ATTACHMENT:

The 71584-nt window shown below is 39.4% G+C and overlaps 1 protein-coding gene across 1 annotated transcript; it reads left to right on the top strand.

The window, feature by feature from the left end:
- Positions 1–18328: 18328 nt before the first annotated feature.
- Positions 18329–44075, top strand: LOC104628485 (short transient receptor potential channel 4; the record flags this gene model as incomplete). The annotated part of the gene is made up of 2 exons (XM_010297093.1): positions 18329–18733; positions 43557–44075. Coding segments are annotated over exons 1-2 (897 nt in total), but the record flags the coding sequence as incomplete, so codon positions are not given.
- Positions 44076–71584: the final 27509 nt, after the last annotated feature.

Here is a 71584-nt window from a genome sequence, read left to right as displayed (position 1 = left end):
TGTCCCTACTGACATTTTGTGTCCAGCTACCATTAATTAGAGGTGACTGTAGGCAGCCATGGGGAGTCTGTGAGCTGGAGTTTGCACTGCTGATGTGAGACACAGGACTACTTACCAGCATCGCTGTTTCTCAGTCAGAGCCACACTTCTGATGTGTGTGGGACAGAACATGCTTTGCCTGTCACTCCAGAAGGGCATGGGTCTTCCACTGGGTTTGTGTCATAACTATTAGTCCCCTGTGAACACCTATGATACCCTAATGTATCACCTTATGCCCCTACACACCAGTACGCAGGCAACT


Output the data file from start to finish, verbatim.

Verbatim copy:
The 71584-nt window shown below is 39.4% G+C and overlaps 1 protein-coding gene across 1 annotated transcript; it reads left to right on the top strand.

The window, feature by feature from the left end:
- Positions 1–18328: 18328 nt before the first annotated feature.
- Positions 18329–44075, top strand: LOC104628485 (short transient receptor potential channel 4; the record flags this gene model as incomplete). The annotated part of the gene is made up of 2 exons (XM_010297093.1): positions 18329–18733; positions 43557–44075. Coding segments are annotated over exons 1-2 (897 nt in total), but the record flags the coding sequence as incomplete, so codon positions are not given.
- Positions 44076–71584: the final 27509 nt, after the last annotated feature.

Here is a 71584-nt window from a genome sequence, read left to right as displayed (position 1 = left end):
TGTCCCTACTGACATTTTGTGTCCAGCTACCATTAATTAGAGGTGACTGTAGGCAGCCATGGGGAGTCTGTGAGCTGGAGTTTGCACTGCTGATGTGAGACACAGGACTACTTACCAGCATCGCTGTTTCTCAGTCAGAGCCACACTTCTGATGTGTGTGGGACAGAACATGCTTTGCCTGTCACTCCAGAAGGGCATGGGTCTTCCACTGGGTTTGTGTCATAACTATTAGTCCCCTGTGAACACCTATGATACCCTAATGTATCACCTTATGCCCCTACACACCAGTACGCAGGCAACT